Linguistic Analysis of Legal Texts
Georgia State University College of Law

Clark D.Cunningham
W. Lee Burge Chair in Law & Ethics
Fall Semester 2021: Wed, 4:10 pm - 5:50 pm
Spring Semester 2022: not offered
This course is taught entirely online. Students should be prepared to be available for class activities at the scheduled class time.

Web Site Address:

Syllabus (Fall 2021)(redacted)

Course Number: Law 7293 

3 credits
This course satisfies the upper level writing requirement
Prerequisites: Constitutional Law I and II, Criminal Procedure: Investigations, or permission of the instructor. Enrollment may be limited.

This course is administered through a website on The West Educational Network (TWEN.) No textbook to purchase at bookstore. All required readings are linked to the on-line syllabus posted on TWEN.

An application to waive one or more of the required prerequisites has been created for this course. Completing this form allows students to obtain pre-registration instructor permission to enroll.
Application to waive prerequisite requirement:


The course grade will be based on:
Class participation
Paper: First Draft 
Paper: Final Draft 
Presentation of Research Findings

The grade for either the first draft or final draft will be reduced by the equivalent of a full letter grade (e.g. A to B, D to F) if submitted late without good cause. Further grade reduction is possible depending on how late the paper is submitted. A failing grade for the paper may be entered if submission is very late without good cause.

There will not be a final exam.

Required Materials
All required readings will be posted on the TWEN course web site, linked to the syllabus. There is no text to purchase at the bookstore.

Contact Information
Clark D. Cunningham
Office 210 
Phone: (404) 413-9168
Fax: (404) 413-9225
Home page:  

In prior years this course had the title: Seminar on Judicial Power. Four students who took the course in 2018 and 2019 subsequently co-authored, after graduation, law review articles that had their origin in the students' seminar papers:

"Questions Involving National Peace and Harmony" or "Injured Plaintiff Litigation"? The Original Meaning of "Cases" in Article III of the Constitution , Haoshan Ren, Margaret Wood, Clark D. Cunningham, Noor Abbady, Ute Römer, Heather Kuhn, and Jesse Egbert, 36 Ga. St. L. Rev. 535 (2020)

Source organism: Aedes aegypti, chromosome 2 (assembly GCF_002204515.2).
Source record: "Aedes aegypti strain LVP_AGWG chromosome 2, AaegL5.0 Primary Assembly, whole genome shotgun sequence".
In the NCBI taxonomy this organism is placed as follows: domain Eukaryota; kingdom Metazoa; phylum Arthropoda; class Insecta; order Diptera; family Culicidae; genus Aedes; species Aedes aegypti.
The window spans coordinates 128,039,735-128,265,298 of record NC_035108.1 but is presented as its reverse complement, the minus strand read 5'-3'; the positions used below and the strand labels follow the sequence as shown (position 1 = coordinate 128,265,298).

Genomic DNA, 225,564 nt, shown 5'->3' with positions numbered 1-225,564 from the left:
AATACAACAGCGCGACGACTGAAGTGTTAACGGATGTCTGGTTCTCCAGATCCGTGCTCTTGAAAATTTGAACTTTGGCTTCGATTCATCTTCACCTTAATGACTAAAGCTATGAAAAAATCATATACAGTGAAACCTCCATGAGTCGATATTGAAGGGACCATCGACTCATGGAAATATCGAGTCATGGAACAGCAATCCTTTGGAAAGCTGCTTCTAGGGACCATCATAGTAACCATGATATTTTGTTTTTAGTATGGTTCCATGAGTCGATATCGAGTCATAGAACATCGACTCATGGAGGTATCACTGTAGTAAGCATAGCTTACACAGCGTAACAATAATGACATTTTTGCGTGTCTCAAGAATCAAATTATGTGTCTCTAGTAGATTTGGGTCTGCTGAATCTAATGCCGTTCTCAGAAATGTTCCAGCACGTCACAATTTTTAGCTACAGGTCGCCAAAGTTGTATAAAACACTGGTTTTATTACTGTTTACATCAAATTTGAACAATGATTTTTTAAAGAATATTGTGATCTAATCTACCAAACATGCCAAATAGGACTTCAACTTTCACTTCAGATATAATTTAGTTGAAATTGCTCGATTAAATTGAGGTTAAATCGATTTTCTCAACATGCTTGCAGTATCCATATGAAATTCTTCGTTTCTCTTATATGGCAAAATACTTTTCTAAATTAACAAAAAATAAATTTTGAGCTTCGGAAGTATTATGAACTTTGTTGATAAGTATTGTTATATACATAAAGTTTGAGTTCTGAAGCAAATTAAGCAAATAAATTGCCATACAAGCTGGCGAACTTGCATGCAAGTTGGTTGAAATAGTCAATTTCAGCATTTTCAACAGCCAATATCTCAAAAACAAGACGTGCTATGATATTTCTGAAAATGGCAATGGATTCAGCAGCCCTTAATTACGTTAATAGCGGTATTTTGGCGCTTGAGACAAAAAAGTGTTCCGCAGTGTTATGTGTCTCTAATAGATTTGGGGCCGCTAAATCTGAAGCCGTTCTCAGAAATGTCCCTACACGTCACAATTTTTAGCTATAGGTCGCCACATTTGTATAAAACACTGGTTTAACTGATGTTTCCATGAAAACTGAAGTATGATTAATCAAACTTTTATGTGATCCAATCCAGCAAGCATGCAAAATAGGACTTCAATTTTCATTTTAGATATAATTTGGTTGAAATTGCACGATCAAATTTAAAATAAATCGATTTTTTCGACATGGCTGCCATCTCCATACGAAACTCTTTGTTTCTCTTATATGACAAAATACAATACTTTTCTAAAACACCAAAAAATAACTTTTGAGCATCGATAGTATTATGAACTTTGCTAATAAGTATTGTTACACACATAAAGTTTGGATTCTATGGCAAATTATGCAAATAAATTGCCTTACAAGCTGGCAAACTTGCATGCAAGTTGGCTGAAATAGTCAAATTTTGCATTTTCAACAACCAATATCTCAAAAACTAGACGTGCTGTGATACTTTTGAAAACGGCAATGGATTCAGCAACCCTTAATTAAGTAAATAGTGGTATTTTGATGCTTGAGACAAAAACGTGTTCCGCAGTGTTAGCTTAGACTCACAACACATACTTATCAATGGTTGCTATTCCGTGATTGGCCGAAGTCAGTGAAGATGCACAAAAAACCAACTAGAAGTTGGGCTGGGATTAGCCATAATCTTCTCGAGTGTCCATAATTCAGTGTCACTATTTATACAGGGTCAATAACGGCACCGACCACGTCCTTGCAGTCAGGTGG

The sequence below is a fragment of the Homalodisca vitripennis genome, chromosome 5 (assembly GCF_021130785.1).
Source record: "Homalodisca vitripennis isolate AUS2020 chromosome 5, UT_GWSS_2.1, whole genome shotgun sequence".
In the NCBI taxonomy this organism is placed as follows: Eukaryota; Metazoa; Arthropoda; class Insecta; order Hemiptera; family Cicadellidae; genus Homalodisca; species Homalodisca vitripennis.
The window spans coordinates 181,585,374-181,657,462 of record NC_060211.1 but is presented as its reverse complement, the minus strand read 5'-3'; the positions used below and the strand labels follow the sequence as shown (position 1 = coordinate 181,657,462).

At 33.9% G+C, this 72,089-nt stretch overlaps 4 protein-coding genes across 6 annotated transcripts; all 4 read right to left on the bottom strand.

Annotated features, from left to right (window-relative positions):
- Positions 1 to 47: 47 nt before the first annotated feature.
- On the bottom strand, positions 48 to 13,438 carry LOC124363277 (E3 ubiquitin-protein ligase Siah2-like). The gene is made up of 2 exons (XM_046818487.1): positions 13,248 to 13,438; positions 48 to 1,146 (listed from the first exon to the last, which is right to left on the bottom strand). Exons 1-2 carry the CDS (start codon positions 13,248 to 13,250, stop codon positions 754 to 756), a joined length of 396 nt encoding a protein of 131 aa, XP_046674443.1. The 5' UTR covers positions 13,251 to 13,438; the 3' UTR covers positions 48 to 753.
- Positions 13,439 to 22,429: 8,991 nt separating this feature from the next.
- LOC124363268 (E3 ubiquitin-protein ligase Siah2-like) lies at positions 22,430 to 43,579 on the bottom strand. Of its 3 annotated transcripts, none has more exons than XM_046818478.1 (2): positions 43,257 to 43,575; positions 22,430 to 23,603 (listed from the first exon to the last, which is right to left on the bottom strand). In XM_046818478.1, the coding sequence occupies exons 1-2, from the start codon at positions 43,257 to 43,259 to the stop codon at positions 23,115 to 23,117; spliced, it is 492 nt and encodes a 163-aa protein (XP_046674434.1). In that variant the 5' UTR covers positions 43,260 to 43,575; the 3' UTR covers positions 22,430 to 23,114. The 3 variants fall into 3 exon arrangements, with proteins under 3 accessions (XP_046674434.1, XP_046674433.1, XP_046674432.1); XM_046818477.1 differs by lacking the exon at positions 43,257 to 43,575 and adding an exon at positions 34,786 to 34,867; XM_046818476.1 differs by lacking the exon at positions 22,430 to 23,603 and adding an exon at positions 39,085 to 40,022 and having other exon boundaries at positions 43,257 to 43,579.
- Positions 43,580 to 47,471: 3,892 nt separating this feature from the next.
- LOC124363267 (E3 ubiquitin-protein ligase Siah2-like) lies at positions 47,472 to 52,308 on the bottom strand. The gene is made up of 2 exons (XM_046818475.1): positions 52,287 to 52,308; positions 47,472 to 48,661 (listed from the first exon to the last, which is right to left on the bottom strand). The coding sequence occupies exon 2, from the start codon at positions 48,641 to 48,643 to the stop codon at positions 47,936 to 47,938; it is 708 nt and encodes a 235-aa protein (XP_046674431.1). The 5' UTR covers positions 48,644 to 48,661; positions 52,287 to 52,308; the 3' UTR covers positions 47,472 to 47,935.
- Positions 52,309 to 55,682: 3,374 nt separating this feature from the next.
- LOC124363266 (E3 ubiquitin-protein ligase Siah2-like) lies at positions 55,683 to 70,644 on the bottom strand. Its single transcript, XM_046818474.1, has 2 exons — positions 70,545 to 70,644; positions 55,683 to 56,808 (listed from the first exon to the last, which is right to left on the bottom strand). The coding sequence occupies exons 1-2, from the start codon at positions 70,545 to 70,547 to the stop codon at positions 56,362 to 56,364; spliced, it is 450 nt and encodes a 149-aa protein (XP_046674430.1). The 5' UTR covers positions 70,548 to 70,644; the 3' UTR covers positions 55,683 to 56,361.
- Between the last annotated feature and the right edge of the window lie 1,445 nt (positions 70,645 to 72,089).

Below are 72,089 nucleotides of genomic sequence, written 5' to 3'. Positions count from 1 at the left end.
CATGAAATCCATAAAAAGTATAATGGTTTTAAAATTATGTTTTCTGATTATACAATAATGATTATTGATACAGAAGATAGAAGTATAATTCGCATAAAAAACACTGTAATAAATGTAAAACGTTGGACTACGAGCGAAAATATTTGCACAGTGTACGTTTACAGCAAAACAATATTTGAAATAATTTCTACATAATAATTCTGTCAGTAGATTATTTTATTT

Effective but Limited: A Corpus Linguistic Analysis of the Original Public Meaning of Executive Power, Eleanor Miller and Heather Obelgoner, 36 Ga. St. U. L. Rev. 607 (2020)
"We the Citizens?": A Corpus Linguistic Inquiry into the Use of "People" and "Citizens" in the Founding Era, Abigail Stout, Diana Coetzee, and Ute Römer, 36 Ga. St. U. L. Rev. 665 (2020)

The inguistic research reported in "Questions Involving National Peace and Harmony" or "Injured Plaintiff Litigation"? The Original Meaning of "Cases" in Article III of the Constitution was submitted, at the request of the court, in two amicus briefs in Wright v. Spaulding, 939 F.3d 695 (6th Cir. 2019), and acknowledged in the court's decision, id. at 700 n.1.

Professor Cunningham collaborated with linguistics professor Jesse Egbert on amicus briefs filed in two cases brought against President Donald Trump alleging that his receipt of funds from foreign governments through continued ownership of the Trump International Hotel in Washington violates the prohibition on accepting emoluments clause of the Constitution. In both cases, the courts of appeal ruled against President Trump; in one case, the amicus brief was cited with approval, In re Trump, 958 F.3d 274, 286 (4th Cir. en banc). Both cases were subquently dismissed as moot by the Supreme Court following the completion of President Trump's term in office.

Articles about the amicus brief cited by the 4th Circuit:
Law Journal Editorial Board, On Language, Lawyers and Judges Don't Have All the Answers (March 22, 2019)
Aaron Blake, A big Trump case hinges on the definition of ‘emoluments.’ A new study has bad news for him (Washington Post Jan 29, 2019)
Amelia Thomson-DeVeaux, How Two Arcane Clauses In The Constitution Could Expose Trump’s Businesses  (FiveThirtyEight    March 18, 2019)
Elie Mystal, Emoluments Amicus Fitting To Turn Originalists Into Hypocrites, Again (Above the Law  Jan 29, 2019)


Articles and conference presentations about this course:

"Teaching Lawyers about using corpus lingustics"(ppt) (Slides as pdf) (Presented September 21, 2018, 14th American Association for Corpus Linguistics Conference)

Big Data Meets the Constitution in New Originalism Project
Georgia appellate judges evaluate cutting-edge inquiries
into what the Constitution's framers meant from
Georgia State University law students.
Meredith Hobbs, Daily Report, May 1, 2018

"This is revolutionary,” said Georgia Appeals Court Chief Judge Stephen Dillard. “It’s like Westlaw for originalism.”

Heather Eleanor Miller  

Students Present New Insights on Original Meaning
of Constitution to Judges using “Big Data”
of Corpus Linguistics

GSU College of Law News, May 21, 2018

“I thought the students were all exceptionally well prepared, the writing was very strong, the research was very strong, and it’s grappling with some of the most difficult questions that courts have to deal with today.” Justice Nels Peterson, Supreme Court of  Georgia

Research Projects: Fall 2021
Student Presentations (webcast)

Research Projects: Spring 2021
Student Presentations (webcast)

Research Projects: Spring 2018
Student Presentations (webcast)